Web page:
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West’s de-risking starts to bite China’s prospects

BEIJING/HONG KONG — US furniture company head Jordan England thinks his firm’s Chinese suppliers are among the best in the game, but geopolitics and a slowing economy have pushed him to source more products from Southeast Asia, Eastern Europe and Mexico.

“I’m looking to move away from it (China),” said Mr. England, chief executive officer (CEO) and co-founder of Florida-based Industry West. “It was always ‘China plus one,’” he said, referring to the diversification strategy many businesses began implementing after Washington imposed trade tariffs on Beijing in 2018 to ensure they were not wholly dependent on Chinese suppliers. Now “it’s like ‘plus-10’ and then China,” he added, with the latter down to providing half of Industry West’s products and being trimmed more.

Foreign investors have been sour on China for most of this year, but data released over the past month has provided clear evidence of the negative impact de-risking strategies are having on the world’s second-largest economy.

Activity surveys showed manufacturing unexpectedly contracted in October, while exports accelerated their decline. China recorded its first-ever quarterly deficit in foreign direct investment in July-September, suggesting capital outflow pressure.

Nicholas Lardy, senior researcher at the Peterson Institute for International Economics, said in a note the new data imply that foreign firms are not only declining to reinvest earnings, but are selling existing investments and repatriating funds.

This trend could further weaken the yuan and clip China’s economic growth potential, he added.

“In recent years, the scale, proportion and growth rate of foreign investment absorbed by China have all remained at a relatively high level,” He Yadong, a Chinese commerce ministry spokesperson, said in response to a question from Reuters.

LONG-TERM PROSPECTS
Businesses have longstanding worries about geopolitics, tightening regulations and a more favorable playing field for state-owned companies. But for the first time in the four decades since China opened up to foreign investments, executives are now also concerned about long-term growth prospects.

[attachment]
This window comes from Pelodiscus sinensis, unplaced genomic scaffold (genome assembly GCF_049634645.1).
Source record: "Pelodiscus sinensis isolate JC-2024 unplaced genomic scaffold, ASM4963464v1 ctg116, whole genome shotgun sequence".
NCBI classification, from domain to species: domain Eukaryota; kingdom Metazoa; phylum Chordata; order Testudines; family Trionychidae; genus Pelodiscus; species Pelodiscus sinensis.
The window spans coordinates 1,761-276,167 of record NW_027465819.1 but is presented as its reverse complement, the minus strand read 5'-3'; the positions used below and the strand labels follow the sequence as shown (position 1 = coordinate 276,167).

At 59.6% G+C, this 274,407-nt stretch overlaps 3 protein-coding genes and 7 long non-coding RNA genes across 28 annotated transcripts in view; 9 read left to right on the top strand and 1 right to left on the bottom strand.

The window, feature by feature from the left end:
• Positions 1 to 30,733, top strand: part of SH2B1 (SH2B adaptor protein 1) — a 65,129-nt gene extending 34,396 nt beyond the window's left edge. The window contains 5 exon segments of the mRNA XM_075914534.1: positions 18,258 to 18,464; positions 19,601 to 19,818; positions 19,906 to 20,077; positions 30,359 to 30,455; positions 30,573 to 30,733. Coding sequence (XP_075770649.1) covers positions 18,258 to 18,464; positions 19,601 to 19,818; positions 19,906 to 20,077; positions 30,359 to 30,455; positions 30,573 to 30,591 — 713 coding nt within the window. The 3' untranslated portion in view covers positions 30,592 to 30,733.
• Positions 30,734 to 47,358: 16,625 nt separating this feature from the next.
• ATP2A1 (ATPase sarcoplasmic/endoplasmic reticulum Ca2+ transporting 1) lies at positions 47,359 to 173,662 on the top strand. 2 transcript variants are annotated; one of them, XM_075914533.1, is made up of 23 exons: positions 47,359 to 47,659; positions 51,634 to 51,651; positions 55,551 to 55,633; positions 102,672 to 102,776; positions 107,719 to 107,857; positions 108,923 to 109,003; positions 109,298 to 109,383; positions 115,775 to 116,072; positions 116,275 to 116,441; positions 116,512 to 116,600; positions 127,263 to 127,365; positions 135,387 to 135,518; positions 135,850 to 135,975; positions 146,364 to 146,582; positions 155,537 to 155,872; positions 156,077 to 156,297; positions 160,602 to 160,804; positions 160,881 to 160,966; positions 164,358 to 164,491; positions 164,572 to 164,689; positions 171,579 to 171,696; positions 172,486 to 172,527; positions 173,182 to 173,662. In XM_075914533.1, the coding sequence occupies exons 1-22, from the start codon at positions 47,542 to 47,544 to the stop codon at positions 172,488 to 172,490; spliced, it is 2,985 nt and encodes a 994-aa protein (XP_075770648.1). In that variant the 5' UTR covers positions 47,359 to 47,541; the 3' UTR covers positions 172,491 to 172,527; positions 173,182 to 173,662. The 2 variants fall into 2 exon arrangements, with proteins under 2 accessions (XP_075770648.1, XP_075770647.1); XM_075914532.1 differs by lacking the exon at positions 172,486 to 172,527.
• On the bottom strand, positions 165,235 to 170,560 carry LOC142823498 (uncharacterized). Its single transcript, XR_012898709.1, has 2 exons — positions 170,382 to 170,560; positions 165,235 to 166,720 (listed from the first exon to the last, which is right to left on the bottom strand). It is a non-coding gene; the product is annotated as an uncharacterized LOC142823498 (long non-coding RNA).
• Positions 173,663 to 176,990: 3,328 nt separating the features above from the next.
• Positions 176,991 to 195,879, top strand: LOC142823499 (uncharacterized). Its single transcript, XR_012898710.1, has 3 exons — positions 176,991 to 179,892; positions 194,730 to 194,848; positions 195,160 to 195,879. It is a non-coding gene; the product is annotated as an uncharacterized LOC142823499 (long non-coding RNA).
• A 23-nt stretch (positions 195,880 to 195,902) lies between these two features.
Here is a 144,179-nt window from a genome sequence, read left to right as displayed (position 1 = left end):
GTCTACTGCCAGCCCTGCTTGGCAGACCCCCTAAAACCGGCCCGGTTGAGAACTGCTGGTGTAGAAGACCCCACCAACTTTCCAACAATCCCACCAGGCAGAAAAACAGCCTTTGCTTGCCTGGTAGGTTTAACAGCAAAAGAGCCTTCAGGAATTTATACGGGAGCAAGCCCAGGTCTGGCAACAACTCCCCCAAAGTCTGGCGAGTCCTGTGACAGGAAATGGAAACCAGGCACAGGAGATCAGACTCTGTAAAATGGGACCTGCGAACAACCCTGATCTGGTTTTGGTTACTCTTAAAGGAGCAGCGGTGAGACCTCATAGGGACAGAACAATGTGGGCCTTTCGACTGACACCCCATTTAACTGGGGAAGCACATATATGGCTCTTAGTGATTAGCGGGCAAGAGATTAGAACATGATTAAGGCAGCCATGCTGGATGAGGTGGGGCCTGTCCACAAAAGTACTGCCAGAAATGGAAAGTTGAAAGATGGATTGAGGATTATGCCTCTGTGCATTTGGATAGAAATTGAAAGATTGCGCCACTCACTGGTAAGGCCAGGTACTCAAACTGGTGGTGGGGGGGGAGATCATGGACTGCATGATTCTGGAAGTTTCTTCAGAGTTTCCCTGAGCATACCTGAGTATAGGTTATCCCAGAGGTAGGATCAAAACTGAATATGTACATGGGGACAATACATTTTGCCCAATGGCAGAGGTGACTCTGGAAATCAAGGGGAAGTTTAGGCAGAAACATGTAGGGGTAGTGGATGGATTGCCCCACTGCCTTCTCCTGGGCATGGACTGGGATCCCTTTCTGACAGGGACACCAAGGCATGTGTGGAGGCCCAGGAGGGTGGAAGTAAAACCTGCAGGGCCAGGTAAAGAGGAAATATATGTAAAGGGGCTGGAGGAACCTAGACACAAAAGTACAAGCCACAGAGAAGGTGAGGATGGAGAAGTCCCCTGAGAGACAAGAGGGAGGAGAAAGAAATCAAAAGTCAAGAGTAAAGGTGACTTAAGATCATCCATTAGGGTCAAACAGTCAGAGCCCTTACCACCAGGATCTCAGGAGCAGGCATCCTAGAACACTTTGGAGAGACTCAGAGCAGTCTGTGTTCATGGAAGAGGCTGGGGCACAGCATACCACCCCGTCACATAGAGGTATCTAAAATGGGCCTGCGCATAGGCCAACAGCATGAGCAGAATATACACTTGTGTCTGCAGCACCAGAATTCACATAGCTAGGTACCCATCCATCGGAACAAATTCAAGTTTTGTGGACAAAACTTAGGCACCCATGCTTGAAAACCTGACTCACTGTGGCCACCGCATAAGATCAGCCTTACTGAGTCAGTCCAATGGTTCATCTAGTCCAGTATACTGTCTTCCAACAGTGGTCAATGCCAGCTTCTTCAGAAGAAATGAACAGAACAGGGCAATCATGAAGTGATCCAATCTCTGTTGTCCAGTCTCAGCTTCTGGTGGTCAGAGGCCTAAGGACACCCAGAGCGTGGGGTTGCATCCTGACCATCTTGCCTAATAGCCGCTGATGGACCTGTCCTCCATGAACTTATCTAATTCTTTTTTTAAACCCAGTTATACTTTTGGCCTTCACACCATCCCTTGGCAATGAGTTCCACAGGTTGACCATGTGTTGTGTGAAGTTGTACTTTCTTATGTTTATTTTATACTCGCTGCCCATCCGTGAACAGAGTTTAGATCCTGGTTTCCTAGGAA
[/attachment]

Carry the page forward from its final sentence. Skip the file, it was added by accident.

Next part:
A survey released last week by The Conference Board, a think tank, showed more than two-thirds of the CEOs who responded said China’s demand has not returned to pre-COVID levels, with 40% expecting a decrease in capital investments in the country over the next six months and a similar proportion expecting to cut jobs.

China is outwardly confident about growth despite a global economic slowdown, with policy advisers favoring a target of about a 5% expansion of gross domestic product in 2024 and the country aiming to double the economy’s size by 2035.

But England said he is concerned about how his Chinese suppliers that also produce for the domestic market will cope with the country’s severe property market downturn.

“I’m worried about these factories going from 500 workers to 200, to 100,” he said.

OPEN FOR BUSINESS?
Premier Li Qiang’s overtures declaring China open for business to foreign investors after the pandemic have been greeted with skepticism in some Western boardrooms in light of a broader anti-espionage law, raids on consultancies and due diligence firms and exit bans, trade bodies say.

Mr. Li is expected to make a similar call on Tuesday at the country’s inaugural China International Supply Chain Expo, which it is expected to use to tout its supply chain advantages.

“Foreign business executives here are eager to continue in China,” AmCham President Michael Hart said. “But boards back in the US are wary.”

European firms have raised fair competition concerns about state-directed lending to Chinese manufacturers, while Noah Fraser, managing director of the Canada China Business Council, said “bad blood” remains over the detention of two Canadians from 2018 to 2021.

In private equity, while Asia-focused funds have allocated capital to China, data from Preqin shows that as of Nov. 24, no China-focused buyout fund had been raised in 2023 in any currency, compared with $210 million in 2022 and $13.2 billion in 2019, before the pandemic.

Primavera Capital founder Fred Hu cites mounting macroeconomic uncertainty, a “murky capital market outlook,” and lingering concerns over past regulatory crackdowns on high-growth industries such as technology and education.

“Tech firms and other private enterprises must be able to tap public markets for financing and liquidity, so the current market conditions in China do considerable harm to the real economy,” said Mr. Hu, adding China-focused private equity firms were diverting capital to Southeast Asia, Australia and Europe.

Despite the challenges, foreign investment flows are not unidirectional. Many firms, especially in the retail sector, still target China’s giant market. McDonald’s said last week it had struck a deal to boost its stake in its China business.

An executive at a European hotel chain, who spoke on condition of anonymity due to the topic’s sensitivity, said his firm was happy to reinvest profits in China for now.

“We know what’s going on politically and yes, economically,” he said, adding the latest data “was nothing to be proud of.”

“It’s slow, but only warrants taking a ‘wait and see approach.’” — Reuters

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